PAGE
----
Reflection: Gaia Awakens

Going into this project, I wasn’t sure what to expect. Our team had a great idea. We had some experience. We had the necessary skills. But I soon found that the hardest commodity to come by was time. Organizing an anthology is difficult, and for a stay at home mom with a very young child, free time is something I don’t have a lot of. For basically the past year of my life, I’ve been juggling the anthology, my family, my responsibilities, and my own personal projects. It’s been exhausting, to say the least.

The Kickstarter pleasantly surprised me. Setting it up was a ton of work. We had to decide pledge tier levels, rewards, goals, incentives–something none of us have ever done before. But we did it! Our Kickstarter campaign was fully funded and we were able to move forward with the anthology. Am I satisfied with the outcome? Yes. Do I want to do another Kickstarter campaign someday? To be determined.

The hardest part of the entire process, I think, was waiting during the submission window. We had the idea. We had the money. We had the cover (designed by yours truly!), and the editor, and the marketing plan–we just needed the stories. And while we were excited about the narrative, we had to find other authors who were, too. Would anyone be as excited as we were? What if nobody submitted any stories? It took a couple months, but we were able to collect the stories we needed to fill the anthology.

There has been a lot of stress involved, learning new skills, honing old ones, and trying to keep up with our timeline. COVID set us back at first, but once we got the Kickstarter rolling, we were able to make up a lot of ground.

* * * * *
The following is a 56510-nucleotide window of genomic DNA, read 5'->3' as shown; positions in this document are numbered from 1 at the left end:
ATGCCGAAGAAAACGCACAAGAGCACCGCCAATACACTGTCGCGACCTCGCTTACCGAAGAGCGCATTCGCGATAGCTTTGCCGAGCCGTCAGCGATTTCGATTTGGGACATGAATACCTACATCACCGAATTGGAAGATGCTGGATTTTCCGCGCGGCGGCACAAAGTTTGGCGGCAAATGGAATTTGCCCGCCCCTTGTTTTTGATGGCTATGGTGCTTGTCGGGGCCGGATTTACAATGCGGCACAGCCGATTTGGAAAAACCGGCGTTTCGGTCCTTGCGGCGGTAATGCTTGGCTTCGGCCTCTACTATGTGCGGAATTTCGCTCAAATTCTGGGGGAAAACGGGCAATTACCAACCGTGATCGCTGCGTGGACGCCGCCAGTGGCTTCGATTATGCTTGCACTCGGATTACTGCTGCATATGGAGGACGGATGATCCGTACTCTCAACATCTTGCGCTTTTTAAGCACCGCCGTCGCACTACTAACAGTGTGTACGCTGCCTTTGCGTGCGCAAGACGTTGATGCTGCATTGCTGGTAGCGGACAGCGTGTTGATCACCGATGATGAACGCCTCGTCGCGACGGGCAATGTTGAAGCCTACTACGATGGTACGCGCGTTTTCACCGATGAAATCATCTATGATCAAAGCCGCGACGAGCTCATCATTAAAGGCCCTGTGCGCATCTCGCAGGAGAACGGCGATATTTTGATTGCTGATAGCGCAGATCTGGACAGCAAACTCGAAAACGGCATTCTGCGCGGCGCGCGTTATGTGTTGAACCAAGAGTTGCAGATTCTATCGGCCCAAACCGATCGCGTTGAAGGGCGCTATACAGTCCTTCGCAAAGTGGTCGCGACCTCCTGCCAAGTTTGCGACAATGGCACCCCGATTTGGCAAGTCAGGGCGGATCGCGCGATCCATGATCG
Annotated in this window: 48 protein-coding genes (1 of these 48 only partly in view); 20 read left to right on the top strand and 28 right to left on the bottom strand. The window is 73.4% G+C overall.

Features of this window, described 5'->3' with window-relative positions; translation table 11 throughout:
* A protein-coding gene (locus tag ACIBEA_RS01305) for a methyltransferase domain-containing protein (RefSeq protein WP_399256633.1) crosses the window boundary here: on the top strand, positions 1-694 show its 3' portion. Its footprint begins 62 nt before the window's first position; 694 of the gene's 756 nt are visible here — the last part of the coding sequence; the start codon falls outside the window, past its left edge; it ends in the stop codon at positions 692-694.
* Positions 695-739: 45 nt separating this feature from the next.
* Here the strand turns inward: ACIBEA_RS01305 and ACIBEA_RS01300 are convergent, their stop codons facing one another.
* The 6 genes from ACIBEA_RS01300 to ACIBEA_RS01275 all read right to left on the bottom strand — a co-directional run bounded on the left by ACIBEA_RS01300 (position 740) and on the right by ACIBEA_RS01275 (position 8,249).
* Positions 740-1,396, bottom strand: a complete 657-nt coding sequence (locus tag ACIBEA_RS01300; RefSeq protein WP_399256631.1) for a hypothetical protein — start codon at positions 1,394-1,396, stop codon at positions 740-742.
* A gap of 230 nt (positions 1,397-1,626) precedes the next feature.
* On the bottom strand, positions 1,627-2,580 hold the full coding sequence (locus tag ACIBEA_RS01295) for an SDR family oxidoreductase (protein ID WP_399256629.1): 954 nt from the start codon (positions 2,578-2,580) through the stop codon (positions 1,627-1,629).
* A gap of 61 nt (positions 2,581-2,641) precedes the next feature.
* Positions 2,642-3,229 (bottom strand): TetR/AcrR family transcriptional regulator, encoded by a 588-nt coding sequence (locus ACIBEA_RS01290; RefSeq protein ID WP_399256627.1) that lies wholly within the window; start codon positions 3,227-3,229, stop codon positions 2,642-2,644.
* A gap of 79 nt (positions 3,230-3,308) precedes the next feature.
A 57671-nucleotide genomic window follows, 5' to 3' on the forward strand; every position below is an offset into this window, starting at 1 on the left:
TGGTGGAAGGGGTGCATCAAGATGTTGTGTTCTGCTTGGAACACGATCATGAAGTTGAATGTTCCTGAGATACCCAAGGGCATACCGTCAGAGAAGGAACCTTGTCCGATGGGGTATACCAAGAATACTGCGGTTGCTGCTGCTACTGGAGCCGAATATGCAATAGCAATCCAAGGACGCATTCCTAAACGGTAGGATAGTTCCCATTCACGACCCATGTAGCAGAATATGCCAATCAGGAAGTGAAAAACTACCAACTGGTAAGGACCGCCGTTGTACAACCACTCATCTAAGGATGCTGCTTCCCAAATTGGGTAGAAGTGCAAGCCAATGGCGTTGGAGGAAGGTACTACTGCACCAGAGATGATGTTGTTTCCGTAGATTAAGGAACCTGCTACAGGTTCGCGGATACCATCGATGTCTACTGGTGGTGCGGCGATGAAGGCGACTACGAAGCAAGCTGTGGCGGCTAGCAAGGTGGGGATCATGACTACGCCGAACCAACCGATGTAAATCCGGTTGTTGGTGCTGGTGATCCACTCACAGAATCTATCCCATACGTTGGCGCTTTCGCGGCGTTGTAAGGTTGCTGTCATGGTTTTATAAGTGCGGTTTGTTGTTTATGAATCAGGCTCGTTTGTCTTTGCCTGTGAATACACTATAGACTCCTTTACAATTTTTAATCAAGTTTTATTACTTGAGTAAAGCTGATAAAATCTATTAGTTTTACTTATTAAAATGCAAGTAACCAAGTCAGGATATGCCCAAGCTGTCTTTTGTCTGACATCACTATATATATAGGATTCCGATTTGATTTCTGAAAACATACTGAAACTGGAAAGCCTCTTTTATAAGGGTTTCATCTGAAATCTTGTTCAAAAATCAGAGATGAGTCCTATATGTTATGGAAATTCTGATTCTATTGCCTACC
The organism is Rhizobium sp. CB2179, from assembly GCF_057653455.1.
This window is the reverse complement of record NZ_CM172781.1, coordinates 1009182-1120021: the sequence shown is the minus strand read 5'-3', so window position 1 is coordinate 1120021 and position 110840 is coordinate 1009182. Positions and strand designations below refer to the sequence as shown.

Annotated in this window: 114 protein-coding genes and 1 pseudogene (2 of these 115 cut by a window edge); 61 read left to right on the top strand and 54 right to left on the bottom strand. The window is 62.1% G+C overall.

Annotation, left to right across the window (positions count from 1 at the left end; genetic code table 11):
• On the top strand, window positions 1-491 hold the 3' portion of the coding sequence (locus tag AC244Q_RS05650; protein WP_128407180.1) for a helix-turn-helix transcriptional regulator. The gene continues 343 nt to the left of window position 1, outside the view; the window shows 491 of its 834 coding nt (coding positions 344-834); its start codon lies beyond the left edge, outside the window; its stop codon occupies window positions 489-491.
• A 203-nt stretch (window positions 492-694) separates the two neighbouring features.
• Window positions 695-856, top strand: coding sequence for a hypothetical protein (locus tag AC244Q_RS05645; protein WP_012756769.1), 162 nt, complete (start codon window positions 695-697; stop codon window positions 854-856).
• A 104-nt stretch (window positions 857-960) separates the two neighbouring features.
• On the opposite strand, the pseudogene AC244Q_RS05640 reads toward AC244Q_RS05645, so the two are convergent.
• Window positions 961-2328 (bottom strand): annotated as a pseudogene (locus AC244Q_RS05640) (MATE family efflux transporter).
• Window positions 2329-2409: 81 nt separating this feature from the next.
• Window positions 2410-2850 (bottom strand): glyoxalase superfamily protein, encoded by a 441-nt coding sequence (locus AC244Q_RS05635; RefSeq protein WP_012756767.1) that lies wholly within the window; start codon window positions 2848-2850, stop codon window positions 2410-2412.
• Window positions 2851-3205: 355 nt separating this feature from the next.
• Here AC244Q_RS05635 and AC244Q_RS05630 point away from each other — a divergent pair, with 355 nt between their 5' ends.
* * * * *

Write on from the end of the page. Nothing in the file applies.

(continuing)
And now, after over a year of planning and work, Gaia Awakens is available for pre-order.

23 stories, by 16 authors, from 6 different countries. One cohesive narrative.


I love how this project turned out, and I hope that you all love it as much as I do.

The World’s Revolution: Investigating the Climate Crisis

I am part of a team of authors working to release an anthology in 2021. I’m unable to share a lot about it at this time, but I am very excited for it! It will be a collection of short stories, centering around the theme of the climate crisis.

Backed by Two Doctors Media Collaborative, the goal of the anthology is to use stories to bring awareness to the crisis, while also solidifying that if we don’t act, the future for our children won’t be as bright as it was for us.

Keep an eye out for updates mid-January, with a Kickstarter launching the beginning of February.

Black Lives Matter.

I grew up in a white town, went to a white school, and learned white history taught by white teachers. I was taught that the Black Panthers were aggressive and violent, and Malcolm X was an extremest. I was taught MLK was assassinated by a white supremacist. I was taught that Rosa Parks refused to give up her seat to a white man.

I was taught that was the end of racism.

I was taught about the Boston Tea Party, but not the Stonewall riots. I was taught about women’s suffrage, but not the Suffragettes.

I was taught that violence is never the answer, unless it is done by a straight white man.

I never had a Black teacher until I left that white town for college. My first academic advisor, a Black man, convinced me to be a writer. My first SciFi professor, also a Black man, rekindled my love for the genre. I never stopped to consider how different their lives were than mine. I never fathomed that they COULD be treated differently than me.

That is white privilege.

When Black football players kneeled against police brutality, we told them to keep politics out of sports. They were paid to play a game for our entertainment. The protests stopped.

Peaceful protests of “Black Lives Matter” were shouted across the country, and we white-washed their plea for help by countering with “All Lives Matter.”

The protests stopped.

The Boston Tea Party taught me that eventually, there is a tipping point.

Stonewall taught me that eventually, there is a tipping point.

The Suffragettes taught me that eventually, there is a tipping point.

And straight, white men taught me that violence can be the answer.